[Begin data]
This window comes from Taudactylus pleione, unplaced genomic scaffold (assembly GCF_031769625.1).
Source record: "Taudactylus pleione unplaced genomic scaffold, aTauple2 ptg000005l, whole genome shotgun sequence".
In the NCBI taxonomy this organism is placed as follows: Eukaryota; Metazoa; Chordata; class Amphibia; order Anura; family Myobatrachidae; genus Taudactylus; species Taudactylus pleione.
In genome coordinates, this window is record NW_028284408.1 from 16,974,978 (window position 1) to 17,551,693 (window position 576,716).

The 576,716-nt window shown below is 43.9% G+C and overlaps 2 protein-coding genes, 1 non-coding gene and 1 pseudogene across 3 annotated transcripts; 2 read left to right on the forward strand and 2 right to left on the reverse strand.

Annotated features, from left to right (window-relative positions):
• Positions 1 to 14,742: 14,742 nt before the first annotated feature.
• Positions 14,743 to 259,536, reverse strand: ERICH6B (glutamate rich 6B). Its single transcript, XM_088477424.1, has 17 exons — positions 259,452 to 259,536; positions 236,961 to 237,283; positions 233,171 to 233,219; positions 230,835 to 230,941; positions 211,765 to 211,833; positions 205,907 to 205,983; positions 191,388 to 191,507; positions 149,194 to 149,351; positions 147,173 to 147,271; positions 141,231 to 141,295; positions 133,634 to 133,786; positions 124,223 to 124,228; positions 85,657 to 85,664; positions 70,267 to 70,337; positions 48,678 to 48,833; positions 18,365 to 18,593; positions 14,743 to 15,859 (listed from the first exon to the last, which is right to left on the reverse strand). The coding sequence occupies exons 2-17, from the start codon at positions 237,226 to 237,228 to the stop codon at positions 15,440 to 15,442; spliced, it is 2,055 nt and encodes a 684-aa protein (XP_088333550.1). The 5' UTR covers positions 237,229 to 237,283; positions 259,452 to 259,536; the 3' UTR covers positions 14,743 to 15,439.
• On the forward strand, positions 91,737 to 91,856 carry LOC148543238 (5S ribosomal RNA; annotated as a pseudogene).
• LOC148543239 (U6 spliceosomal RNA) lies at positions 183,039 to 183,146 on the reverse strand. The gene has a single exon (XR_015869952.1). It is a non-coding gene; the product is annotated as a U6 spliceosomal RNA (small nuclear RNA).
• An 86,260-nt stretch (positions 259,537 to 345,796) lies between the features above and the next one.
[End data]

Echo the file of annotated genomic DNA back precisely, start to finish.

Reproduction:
This window comes from Taudactylus pleione, unplaced genomic scaffold (assembly GCF_031769625.1).
Source record: "Taudactylus pleione unplaced genomic scaffold, aTauple2 ptg000005l, whole genome shotgun sequence".
In the NCBI taxonomy this organism is placed as follows: Eukaryota; Metazoa; Chordata; class Amphibia; order Anura; family Myobatrachidae; genus Taudactylus; species Taudactylus pleione.
In genome coordinates, this window is record NW_028284408.1 from 16,974,978 (window position 1) to 17,551,693 (window position 576,716).

The 576,716-nt window shown below is 43.9% G+C and overlaps 2 protein-coding genes, 1 non-coding gene and 1 pseudogene across 3 annotated transcripts; 2 read left to right on the forward strand and 2 right to left on the reverse strand.

Annotated features, from left to right (window-relative positions):
• Positions 1 to 14,742: 14,742 nt before the first annotated feature.
• Positions 14,743 to 259,536, reverse strand: ERICH6B (glutamate rich 6B). Its single transcript, XM_088477424.1, has 17 exons — positions 259,452 to 259,536; positions 236,961 to 237,283; positions 233,171 to 233,219; positions 230,835 to 230,941; positions 211,765 to 211,833; positions 205,907 to 205,983; positions 191,388 to 191,507; positions 149,194 to 149,351; positions 147,173 to 147,271; positions 141,231 to 141,295; positions 133,634 to 133,786; positions 124,223 to 124,228; positions 85,657 to 85,664; positions 70,267 to 70,337; positions 48,678 to 48,833; positions 18,365 to 18,593; positions 14,743 to 15,859 (listed from the first exon to the last, which is right to left on the reverse strand). The coding sequence occupies exons 2-17, from the start codon at positions 237,226 to 237,228 to the stop codon at positions 15,440 to 15,442; spliced, it is 2,055 nt and encodes a 684-aa protein (XP_088333550.1). The 5' UTR covers positions 237,229 to 237,283; positions 259,452 to 259,536; the 3' UTR covers positions 14,743 to 15,439.
• On the forward strand, positions 91,737 to 91,856 carry LOC148543238 (5S ribosomal RNA; annotated as a pseudogene).
• LOC148543239 (U6 spliceosomal RNA) lies at positions 183,039 to 183,146 on the reverse strand. The gene has a single exon (XR_015869952.1). It is a non-coding gene; the product is annotated as a U6 spliceosomal RNA (small nuclear RNA).
• An 86,260-nt stretch (positions 259,537 to 345,796) lies between the features above and the next one.